We argued some time ago that globalisation had peaked but that the jury was still out on what form a subsequent period of deglobalisation might take. Two years and one pandemic later and it is starting to become clear what to expect.
The era of globalisation that turbocharged world growth in the 1990s and 2000s was underpinned by the twin props of politics and technology. Both were starting to falter well before the pandemic struck.
The political pushback against globalisation tends to be associated with the election of President Trump, but its roots are inevitably much deeper and more complex. It has been driven in part by a growing recognition of the substantial adjustment costs that globalisation has imposed on some social groups. But it also reflects a realisation in political circles that China is not going to become the liberal democratic country that Western governments of the 1990s and 2000s had hoped. China has become a strategic rival rather than a strategic partner.
Meanwhile, the technological drivers of globalisation have faded. Complex supply chains have reached their limit. At the same time, advanced manufacturing techniques mean that the location of manufacturing no longer hinges on where labour costs are cheapest.
The pandemic is likely to have intensified some of the pushback against globalisation – although not in the ways that seemed most likely twelve months ago.
When lockdowns began, there were reasonable concerns that supply chain dependencies would amplify and extend the disruption around the world. In practice, these fears proved to be overdone. Supply chains have not only continued to function well, but have been part of the solution rather than the source of problems over the past year. They facilitated the rapid distribution of PPE in the early stages of the pandemic and have since coped remarkably well with a shift in spending within advanced economies from (non-traded) services to (traded) goods.
More fundamentally, one of the rare pieces of good news over the past year has been that governments have not responded to deep recessions by embracing protectionism. For these reasons, early concerns that the pandemic would lead to the dismantling of global supply chains and the widespread reshoring of production have eased. (See Chart 1.)
Chart 1: Google Searches for “Reshoring” (Normalised Index, Maximum = 100)
Sources: Google, Capital Economics
However, the pandemic has intensified strains between the west and China. What’s more, while the election of Joe Biden might have cooled some of the rhetoric around trade, it has broadened the dispute into new areas (including environmental and labour standards) and added an ideological dimension to the relationship’s strains. While President Trump was a transactional politician who was willing to “do a deal” on trade and tariffs, President Biden is motivated instead by restoring America’s role as leader of the free world. This puts his administration on a collision course with Beijing – something that was on public display in a fractious first meeting between the two governments in Alaska last month.
This gives an insight into how the pushback against globalisation is likely to develop over the coming years. There are many ways that events could play out but as things stand perhaps the most likely is that the US and China decouple and the world begins to splinter into US- and China-led blocs. At the same time, the focus is likely to expand beyond trade and towards other areas, including investment, technology, security and finance.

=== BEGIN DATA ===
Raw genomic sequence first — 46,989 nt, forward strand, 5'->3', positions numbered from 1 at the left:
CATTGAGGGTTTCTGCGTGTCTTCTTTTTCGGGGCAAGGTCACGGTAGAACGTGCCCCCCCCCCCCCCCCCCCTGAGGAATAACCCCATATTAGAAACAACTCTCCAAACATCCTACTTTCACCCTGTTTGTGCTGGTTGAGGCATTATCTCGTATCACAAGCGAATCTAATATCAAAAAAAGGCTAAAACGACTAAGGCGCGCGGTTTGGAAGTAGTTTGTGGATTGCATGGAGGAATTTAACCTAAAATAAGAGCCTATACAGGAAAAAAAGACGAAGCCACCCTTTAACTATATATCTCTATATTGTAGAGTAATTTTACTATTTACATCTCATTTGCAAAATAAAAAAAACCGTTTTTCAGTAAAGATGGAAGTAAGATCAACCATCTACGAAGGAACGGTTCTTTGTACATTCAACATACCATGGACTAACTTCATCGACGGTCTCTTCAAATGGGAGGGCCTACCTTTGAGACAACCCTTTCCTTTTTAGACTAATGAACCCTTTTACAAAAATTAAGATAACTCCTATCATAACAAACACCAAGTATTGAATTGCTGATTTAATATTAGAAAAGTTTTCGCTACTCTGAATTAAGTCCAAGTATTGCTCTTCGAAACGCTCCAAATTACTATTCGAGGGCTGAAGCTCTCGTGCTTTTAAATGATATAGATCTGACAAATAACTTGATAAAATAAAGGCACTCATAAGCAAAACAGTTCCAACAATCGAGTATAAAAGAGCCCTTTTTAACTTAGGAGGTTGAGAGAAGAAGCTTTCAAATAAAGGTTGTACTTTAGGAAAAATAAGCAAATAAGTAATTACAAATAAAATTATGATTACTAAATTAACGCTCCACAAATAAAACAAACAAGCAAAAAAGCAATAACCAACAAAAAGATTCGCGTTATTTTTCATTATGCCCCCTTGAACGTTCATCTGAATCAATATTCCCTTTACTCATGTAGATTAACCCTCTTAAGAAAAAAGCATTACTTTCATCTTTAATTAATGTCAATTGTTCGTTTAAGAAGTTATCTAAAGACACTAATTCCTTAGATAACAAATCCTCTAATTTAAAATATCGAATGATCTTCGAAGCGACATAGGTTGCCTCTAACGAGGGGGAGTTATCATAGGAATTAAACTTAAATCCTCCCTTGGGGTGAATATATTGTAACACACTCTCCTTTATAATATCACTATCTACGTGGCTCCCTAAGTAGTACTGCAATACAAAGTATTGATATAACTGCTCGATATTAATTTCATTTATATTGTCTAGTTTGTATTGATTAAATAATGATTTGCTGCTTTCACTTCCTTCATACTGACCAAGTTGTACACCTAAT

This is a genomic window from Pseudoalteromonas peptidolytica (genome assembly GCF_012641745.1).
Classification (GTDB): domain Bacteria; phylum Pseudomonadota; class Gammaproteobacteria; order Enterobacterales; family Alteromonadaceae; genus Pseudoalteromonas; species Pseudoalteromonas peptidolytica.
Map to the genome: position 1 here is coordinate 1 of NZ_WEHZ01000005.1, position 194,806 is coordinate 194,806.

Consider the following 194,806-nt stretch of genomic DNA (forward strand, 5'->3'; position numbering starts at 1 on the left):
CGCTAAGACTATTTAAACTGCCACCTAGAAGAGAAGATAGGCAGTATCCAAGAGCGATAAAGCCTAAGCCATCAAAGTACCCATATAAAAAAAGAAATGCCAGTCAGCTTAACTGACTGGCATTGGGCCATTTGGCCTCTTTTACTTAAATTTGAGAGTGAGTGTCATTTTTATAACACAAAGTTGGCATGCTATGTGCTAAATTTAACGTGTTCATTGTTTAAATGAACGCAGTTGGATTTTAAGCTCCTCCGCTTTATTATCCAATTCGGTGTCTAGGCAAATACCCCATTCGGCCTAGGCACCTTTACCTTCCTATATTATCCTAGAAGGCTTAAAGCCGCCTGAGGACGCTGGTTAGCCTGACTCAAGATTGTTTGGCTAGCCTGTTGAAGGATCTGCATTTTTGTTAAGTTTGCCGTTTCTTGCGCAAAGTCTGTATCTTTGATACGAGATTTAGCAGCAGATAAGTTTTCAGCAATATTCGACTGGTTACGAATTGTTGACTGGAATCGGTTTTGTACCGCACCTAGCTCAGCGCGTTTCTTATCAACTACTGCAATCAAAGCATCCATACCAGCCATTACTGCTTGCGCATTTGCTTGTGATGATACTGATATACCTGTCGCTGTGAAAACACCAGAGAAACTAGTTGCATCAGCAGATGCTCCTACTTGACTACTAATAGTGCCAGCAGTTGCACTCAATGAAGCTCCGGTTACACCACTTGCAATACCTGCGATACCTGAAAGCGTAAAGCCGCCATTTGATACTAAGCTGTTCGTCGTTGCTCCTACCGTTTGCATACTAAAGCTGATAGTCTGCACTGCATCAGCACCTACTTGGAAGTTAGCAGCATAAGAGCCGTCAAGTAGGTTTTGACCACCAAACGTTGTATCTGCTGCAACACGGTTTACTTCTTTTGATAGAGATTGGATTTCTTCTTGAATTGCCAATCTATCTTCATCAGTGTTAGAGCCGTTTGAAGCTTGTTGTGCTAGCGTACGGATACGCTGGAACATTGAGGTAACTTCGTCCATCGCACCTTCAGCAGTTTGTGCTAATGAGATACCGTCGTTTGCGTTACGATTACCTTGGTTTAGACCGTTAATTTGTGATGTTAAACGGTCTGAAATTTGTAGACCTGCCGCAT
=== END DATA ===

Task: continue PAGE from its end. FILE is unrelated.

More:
This raises two questions. First, which countries are likely to ally with the US and which with China? The most obvious answer is that liberal democracies will align with the US while autocracies (including Russia) will align with China. But the EU’s apparent eagerness at the end of last year to conclude an investment treaty with China shows how in reality things are unlikely to be as straightforward. And several countries, including India, Australia and much of South East Asia, will face even more difficult economic and political trade-offs when managing relations with the US and China. In practice, any splintering into US- and China-led blocs is likely to fluid across different interests areas and will not fit neatly into a one-size-fits-all narrative of a new “cold war”.
This brings us to the second question: what are the implications of all of this for global economic growth? The immediate answer is “not good”. A reduction in technology transfer hampers overall technological progress. Lower inward investment dampens domestic competition. And industrial policy driven by security concerns is unlikely to lead to the most economically efficient outcome.
But the degree to which growth is negatively affected will clearly depend on how big the barriers get. It’s possible that the headwinds to growth from US-China decoupling are more than offset by new tailwinds to growth, such as increased investment in digital technology. But the omens are not good, particularly in China where decoupling is driving a push towards self-sufficiency and a doubling down on its inefficient state-led model of innovation. And even if the hit to overall global GDP growth is small, the consequences for individual companies that find themselves caught in the crosshairs could be significant.
Two years on from our call that globalisation had peaked, the worst fears of a wholesale retreat into deglobalisation have receded. Instead, the world’s two largest economies are effectively decoupling. The economic consequences may be less severe than a period of 1930s-style beggar-thy-neighbour protectionism. But this will still be a defining global theme of next decade.
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